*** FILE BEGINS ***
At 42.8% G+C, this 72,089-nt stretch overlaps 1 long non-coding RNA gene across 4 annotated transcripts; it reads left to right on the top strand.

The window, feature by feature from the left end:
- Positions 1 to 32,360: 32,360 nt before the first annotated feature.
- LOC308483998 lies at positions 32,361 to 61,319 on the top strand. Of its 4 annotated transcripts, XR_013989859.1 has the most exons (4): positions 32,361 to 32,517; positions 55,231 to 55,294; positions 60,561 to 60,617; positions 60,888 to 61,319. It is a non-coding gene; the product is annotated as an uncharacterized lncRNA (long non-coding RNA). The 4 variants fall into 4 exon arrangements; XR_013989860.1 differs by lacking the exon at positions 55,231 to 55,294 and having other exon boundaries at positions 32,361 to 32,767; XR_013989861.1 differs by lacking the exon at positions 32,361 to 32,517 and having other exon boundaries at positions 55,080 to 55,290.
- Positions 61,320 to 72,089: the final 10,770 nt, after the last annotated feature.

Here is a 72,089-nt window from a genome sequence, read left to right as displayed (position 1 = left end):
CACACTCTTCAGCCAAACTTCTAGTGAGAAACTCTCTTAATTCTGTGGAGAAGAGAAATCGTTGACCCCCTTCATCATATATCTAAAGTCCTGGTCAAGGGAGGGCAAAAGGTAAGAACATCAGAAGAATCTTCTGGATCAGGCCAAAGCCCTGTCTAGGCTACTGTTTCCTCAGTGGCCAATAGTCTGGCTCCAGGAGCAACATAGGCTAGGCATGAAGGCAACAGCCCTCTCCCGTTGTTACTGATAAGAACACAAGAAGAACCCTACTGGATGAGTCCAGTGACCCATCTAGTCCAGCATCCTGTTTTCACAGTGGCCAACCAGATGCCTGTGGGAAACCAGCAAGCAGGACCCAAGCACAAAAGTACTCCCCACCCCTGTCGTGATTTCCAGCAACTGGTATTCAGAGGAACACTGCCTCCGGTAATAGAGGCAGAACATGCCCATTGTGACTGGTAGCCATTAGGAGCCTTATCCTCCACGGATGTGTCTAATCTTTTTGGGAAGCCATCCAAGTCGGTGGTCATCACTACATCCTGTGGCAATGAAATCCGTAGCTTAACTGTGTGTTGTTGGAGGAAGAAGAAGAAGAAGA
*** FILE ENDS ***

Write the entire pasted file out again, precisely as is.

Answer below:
At 42.8% G+C, this 72,089-nt stretch overlaps 1 long non-coding RNA gene across 4 annotated transcripts; it reads left to right on the top strand.

The window, feature by feature from the left end:
- Positions 1 to 32,360: 32,360 nt before the first annotated feature.
- LOC308483998 lies at positions 32,361 to 61,319 on the top strand. Of its 4 annotated transcripts, XR_013989859.1 has the most exons (4): positions 32,361 to 32,517; positions 55,231 to 55,294; positions 60,561 to 60,617; positions 60,888 to 61,319. It is a non-coding gene; the product is annotated as an uncharacterized lncRNA (long non-coding RNA). The 4 variants fall into 4 exon arrangements; XR_013989860.1 differs by lacking the exon at positions 55,231 to 55,294 and having other exon boundaries at positions 32,361 to 32,767; XR_013989861.1 differs by lacking the exon at positions 32,361 to 32,517 and having other exon boundaries at positions 55,080 to 55,290.
- Positions 61,320 to 72,089: the final 10,770 nt, after the last annotated feature.

Here is a 72,089-nt window from a genome sequence, read left to right as displayed (position 1 = left end):
CACACTCTTCAGCCAAACTTCTAGTGAGAAACTCTCTTAATTCTGTGGAGAAGAGAAATCGTTGACCCCCTTCATCATATATCTAAAGTCCTGGTCAAGGGAGGGCAAAAGGTAAGAACATCAGAAGAATCTTCTGGATCAGGCCAAAGCCCTGTCTAGGCTACTGTTTCCTCAGTGGCCAATAGTCTGGCTCCAGGAGCAACATAGGCTAGGCATGAAGGCAACAGCCCTCTCCCGTTGTTACTGATAAGAACACAAGAAGAACCCTACTGGATGAGTCCAGTGACCCATCTAGTCCAGCATCCTGTTTTCACAGTGGCCAACCAGATGCCTGTGGGAAACCAGCAAGCAGGACCCAAGCACAAAAGTACTCCCCACCCCTGTCGTGATTTCCAGCAACTGGTATTCAGAGGAACACTGCCTCCGGTAATAGAGGCAGAACATGCCCATTGTGACTGGTAGCCATTAGGAGCCTTATCCTCCACGGATGTGTCTAATCTTTTTGGGAAGCCATCCAAGTCGGTGGTCATCACTACATCCTGTGGCAATGAAATCCGTAGCTTAACTGTGTGTTGTTGGAGGAAGAAGAAGAAGAAGA